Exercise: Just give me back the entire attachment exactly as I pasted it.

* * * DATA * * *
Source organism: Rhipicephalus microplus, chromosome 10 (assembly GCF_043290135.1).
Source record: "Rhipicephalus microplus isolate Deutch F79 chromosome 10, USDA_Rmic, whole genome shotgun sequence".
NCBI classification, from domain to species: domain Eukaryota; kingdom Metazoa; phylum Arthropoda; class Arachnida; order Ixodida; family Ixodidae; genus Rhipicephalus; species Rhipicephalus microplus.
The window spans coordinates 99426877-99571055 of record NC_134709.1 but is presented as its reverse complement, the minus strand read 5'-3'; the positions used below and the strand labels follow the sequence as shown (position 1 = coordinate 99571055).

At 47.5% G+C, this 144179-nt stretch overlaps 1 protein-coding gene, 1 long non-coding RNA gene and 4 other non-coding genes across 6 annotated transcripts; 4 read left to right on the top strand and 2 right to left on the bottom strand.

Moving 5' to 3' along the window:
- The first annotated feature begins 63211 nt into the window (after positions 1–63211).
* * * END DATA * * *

Source organism: Rhipicephalus microplus, chromosome 10 (assembly GCF_043290135.1).
Source record: "Rhipicephalus microplus isolate Deutch F79 chromosome 10, USDA_Rmic, whole genome shotgun sequence".
NCBI classification, from domain to species: domain Eukaryota; kingdom Metazoa; phylum Arthropoda; class Arachnida; order Ixodida; family Ixodidae; genus Rhipicephalus; species Rhipicephalus microplus.
The window spans coordinates 99426877-99571055 of record NC_134709.1 but is presented as its reverse complement, the minus strand read 5'-3'; the positions used below and the strand labels follow the sequence as shown (position 1 = coordinate 99571055).

At 47.5% G+C, this 144179-nt stretch overlaps 1 protein-coding gene, 1 long non-coding RNA gene and 4 other non-coding genes across 6 annotated transcripts; 4 read left to right on the top strand and 2 right to left on the bottom strand.

Moving 5' to 3' along the window:
- The first annotated feature begins 63211 nt into the window (after positions 1–63211).